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Planter boxes are great but personalizing so they reflect what you enjoy is even better. We’re going to paint, stencil and plant this simple box that we built earlier this week. Those instructions can be found here.
This project will also be available in March for Make and Take Workshops, the finishing process will include a dry brush technique and stenciling with individual letters. Details will be announced here later this month and for my Cooper Make and Takers tickets can be purchased now through the end of February at The Mill.
Painting with Dixie Belle Paint
We’re covering the box with Dixie Belle Chalk Mineral paint, I used a simple brush and stroked a thick coat of Gravel Road to the exterior and inside edges of the planter box then let dry.
Dixie Belle paint is great because it’s easy to use, dries fast, water based, and toxic free which means no odors. It also holds up good to the outdoors which was a nice surprise. Get Dixie Belle Paint Here.
Keep in mind you can finish this box with paint, stain or leave natural, I’ve fallen in love with this color and decided all my outdoor planters will be finished in Gravel road. It blends with our natural environment and also stands out with a subtle pop.
Choosing the Word
Choose a word that either motivates or represents something you like; flowers seemed like a natural choice because they make me smile. I used individual letters which can be tricky if the goal is to get everything lined up correctly.
- The first step is to choose a word.
- Add painters tape the full length of the box in a straight line towards the bottom, this will help keep the word stencil even.
- Once the word is chosen you need to make sure it will fit on the face of your planter box.
Stenciling with Letters
We’re going to simplify these instructions; if you’re new to stenciling please read my easy to follow tutorial here.
- Use Painters tape to attach a letter stencil to the box, make sure the bottom of the letter rests on the tape line.
- For the letter transfer I used Dixie Belle color fluff, reminds me of melting marshmallows.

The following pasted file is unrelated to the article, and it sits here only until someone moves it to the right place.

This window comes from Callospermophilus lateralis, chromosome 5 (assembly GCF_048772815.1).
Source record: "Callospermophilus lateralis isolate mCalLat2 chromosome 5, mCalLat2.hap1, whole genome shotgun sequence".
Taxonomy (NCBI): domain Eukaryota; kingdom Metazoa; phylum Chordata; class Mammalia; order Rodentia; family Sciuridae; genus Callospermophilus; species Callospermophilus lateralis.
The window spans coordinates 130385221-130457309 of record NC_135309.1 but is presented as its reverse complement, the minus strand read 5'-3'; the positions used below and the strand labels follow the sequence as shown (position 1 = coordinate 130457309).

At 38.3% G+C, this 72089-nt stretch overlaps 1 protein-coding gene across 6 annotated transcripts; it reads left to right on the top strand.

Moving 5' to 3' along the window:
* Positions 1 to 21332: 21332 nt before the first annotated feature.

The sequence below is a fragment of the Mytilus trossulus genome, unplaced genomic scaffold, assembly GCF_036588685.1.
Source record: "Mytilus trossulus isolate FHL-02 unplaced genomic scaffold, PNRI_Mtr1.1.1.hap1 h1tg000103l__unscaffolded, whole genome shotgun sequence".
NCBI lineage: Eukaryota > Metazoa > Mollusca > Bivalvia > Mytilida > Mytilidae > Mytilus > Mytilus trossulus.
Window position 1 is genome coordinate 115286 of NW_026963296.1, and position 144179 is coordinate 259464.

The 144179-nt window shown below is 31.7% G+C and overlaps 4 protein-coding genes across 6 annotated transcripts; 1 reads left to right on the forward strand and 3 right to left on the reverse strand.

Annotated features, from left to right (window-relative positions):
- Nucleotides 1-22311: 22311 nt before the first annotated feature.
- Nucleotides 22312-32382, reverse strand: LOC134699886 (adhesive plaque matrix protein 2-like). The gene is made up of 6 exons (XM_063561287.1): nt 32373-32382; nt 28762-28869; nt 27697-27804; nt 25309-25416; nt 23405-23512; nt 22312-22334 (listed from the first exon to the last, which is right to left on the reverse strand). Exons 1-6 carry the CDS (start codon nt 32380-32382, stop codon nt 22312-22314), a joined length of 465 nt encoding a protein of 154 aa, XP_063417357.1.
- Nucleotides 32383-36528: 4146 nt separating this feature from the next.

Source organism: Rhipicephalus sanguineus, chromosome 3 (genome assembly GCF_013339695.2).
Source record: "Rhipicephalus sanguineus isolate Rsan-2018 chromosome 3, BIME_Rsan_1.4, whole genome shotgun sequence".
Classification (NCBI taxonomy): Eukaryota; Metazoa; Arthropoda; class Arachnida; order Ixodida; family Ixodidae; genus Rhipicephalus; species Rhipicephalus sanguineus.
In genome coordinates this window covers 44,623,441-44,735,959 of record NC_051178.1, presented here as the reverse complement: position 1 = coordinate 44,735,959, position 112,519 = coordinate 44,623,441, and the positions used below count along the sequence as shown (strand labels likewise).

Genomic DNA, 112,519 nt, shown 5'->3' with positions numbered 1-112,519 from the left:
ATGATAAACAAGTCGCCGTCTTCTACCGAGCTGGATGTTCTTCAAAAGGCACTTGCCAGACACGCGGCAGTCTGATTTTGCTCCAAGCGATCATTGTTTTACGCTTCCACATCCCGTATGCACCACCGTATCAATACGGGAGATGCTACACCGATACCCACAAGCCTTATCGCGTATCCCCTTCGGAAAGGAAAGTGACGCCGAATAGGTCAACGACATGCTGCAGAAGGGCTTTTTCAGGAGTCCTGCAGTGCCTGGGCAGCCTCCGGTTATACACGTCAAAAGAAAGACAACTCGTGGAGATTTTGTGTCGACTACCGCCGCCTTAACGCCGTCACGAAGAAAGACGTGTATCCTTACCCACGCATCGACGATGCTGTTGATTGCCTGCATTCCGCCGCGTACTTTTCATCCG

- Use very little paint on your brush so we don’t smear when we add each letter.
- Remove and add the second letter at a finger distance, you may want it a little closer so measure before taping in place.
- Repeat the process until your word is stenciled on the front of the box and let it dry before planting.
Choosing Flowers to Plant
This part of the project will involve a trip to the nursery. I went to Lowes and found these pretty pink snap dragons. The goal was to keep this purchase simple by grabbing three containers of plants, a little potting soil and making sure I greeted at least one person with a smile. That was the fun part.
My second choice was to go with white flowers or include ivy but something about that pink just screamed spring so they won. Snapdragons are easy care flowers so that’s even better.
Planting with Potting Soil
I used an organic potting soil mix that won’t need fertilizing again until fall. These plants were root bound so I made sure there was plenty of space between the potting soil so they can stretch out. A cramped root system isn’t good, it’s like wearing jeans that are too tight.
From building to adding finishing touches this project came together perfectly and the best part it was fun. My planter sits near my garden table that I made prior to moving here.
I love this space because it’s right near the creek, opposite of where I’ll be raising quail but most of all it’s peaceful. Hope you enjoyed this project and if you missed the building instructions they can be found here.
Don’t forget I’m offering this project next month for the Make and Take Workshops.